Isn’t insisting that young women are too ignorant to marry, just as oppressive as saying that women don’t have a right to work? If women in the past were able to marry in their teens and have happy marriages and raise their children, well, what has happened with the advance of technology and a liberated society? Have we turned our teenage girls into immature air-heads? Watch E! TV and you’ll get your answer.

I dare to believe that women, young and old, are able to be more intelligent, resilient and competent than today’s society credits them for. Though unhappy marriages have existed from time immemorial - some that were huge mistakes - it doesn't mean that marriage is too scary to understand. It's possible for women to enjoy all the romance and thrill of marrying young, if they have the support and guidance of wiser women (and of course, if they listen to that advice!) While some women are still alone and trying to “find themselves” at 35, others are well grounded in a loving marriage and a blessing to everyone around them.

I know women from both of these camps, and I tell you, it’s a thrill to be around those that married young and have a maturity beyond their years, and yet are still fresh-faced and vibrant and ready to take on whatever life may throw at them. Really – a lot of my friends fall into this category. And conversely, it’s a very sad experience to be around those who may be well educated and established in their careers, but are lonely and unable to find a lasting relationship. They’ve never learned the joys of commitment and sacrifice and all the rewards that brings.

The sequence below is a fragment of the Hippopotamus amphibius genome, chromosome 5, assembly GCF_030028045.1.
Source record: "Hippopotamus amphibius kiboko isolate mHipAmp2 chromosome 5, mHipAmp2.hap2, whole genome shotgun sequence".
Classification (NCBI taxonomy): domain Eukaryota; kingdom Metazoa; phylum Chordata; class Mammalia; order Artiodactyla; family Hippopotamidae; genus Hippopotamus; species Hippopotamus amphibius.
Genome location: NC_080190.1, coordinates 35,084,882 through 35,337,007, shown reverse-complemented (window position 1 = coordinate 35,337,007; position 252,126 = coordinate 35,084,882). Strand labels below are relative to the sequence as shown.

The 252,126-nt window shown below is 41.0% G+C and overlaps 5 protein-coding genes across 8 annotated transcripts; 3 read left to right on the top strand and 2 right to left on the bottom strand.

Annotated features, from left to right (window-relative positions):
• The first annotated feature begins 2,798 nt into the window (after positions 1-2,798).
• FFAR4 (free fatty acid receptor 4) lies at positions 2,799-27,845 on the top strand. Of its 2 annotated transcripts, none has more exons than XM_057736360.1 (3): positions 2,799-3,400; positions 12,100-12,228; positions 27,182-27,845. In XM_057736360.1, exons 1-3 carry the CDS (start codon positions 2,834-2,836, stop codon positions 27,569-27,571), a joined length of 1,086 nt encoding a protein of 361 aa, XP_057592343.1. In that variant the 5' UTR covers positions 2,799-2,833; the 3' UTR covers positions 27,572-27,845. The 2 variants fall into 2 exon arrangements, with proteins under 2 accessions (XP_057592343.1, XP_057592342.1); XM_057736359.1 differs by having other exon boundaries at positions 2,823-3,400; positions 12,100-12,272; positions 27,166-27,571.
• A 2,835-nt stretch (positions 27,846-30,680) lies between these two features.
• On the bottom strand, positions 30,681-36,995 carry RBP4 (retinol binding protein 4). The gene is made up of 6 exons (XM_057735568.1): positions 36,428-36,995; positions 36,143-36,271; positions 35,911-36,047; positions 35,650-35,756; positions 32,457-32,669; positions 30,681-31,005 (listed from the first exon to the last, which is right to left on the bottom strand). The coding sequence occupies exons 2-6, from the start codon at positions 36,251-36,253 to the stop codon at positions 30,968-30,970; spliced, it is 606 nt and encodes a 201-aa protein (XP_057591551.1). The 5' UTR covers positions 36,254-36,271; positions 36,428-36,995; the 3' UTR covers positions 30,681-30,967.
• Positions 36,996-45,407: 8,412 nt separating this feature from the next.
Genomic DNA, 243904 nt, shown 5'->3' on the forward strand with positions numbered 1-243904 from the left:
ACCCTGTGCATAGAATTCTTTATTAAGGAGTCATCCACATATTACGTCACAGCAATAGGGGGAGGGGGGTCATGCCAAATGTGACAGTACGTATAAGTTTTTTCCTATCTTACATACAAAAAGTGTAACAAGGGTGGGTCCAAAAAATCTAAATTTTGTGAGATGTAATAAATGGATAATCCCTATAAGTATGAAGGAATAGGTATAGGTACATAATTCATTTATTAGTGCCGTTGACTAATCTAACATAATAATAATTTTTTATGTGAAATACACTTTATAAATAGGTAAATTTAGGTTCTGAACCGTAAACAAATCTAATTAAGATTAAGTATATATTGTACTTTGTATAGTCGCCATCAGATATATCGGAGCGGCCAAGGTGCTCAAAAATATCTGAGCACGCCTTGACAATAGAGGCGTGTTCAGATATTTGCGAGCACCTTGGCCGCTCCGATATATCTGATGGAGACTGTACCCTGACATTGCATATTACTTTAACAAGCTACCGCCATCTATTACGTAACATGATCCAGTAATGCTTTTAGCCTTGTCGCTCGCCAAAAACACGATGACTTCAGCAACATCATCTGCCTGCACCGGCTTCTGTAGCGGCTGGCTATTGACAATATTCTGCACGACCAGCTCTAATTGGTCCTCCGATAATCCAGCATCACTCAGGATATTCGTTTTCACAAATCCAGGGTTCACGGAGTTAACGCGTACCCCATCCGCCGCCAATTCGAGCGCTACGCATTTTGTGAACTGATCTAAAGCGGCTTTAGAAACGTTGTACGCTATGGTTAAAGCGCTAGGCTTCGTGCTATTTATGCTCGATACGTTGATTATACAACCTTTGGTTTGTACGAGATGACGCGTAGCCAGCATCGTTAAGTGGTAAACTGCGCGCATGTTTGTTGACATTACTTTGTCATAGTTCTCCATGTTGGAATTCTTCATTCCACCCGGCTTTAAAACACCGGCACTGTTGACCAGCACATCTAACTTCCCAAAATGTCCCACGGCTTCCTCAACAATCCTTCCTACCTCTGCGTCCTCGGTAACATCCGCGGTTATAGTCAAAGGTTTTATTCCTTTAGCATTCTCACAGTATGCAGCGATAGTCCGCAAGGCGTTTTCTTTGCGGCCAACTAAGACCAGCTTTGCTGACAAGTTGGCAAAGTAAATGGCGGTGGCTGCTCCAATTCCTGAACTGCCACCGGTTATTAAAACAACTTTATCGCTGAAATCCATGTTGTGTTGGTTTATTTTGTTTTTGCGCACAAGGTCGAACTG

Let’s start another cultural revolution that celebrates the joy of the purity of marriage, for both young women and men. Maybe if older adults pulled their marriages together, we could be a better example for them. Want to know a good way to start? Check out the movie Fireproof, and buy the book, the Love Dare at your local Christian bookstore. Its just a start, but a pretty good one!

Tuesday, October 7, 2008

The Blame Game

Jose Luiz Garza died of heart failure in Mexico yesterday.  He was 47 years old and weighed 990 pounds.  He had always struggled with his weight, but got much worse when he fell into a deep depression nine months ago when his parents died of old age.  He went on Mexican television, begging for help.  Emergency workers had to knock down a wall of his house and haul him off to the hospital on the back of a pick-up truck while gasping for breath, but was pronounced dead on arrival. His brother mournfully accused those who heard his pleas for help, that he would still be alive had they come to his rescue sooner.

Poor Jose Luiz.  I am truly sorry that he died, and the way that the Associated Press wrote the article, I'm sure many are shaking their heads and saying, "What is this world coming to that we would allow this poor man to suffer so?"  

But the question I want to ask is, why are "we" being blamed for his bad health choices, as if we represent all the evils of society?  Where was his brother all these years as he piled on the pounds?  It's not like this was some rare incurable disease, it was perfectly preventable. But when it all comes down to it, Jose Luiz Garza, chose to react to his problems and his losses in a way that cost him his life.  He swallowed all those tamales and burritos, and nobody else. Calling for help as he was going into cardiac arrest at 990 pounds was too little, too late. Sorry, but it's the cold hard truth.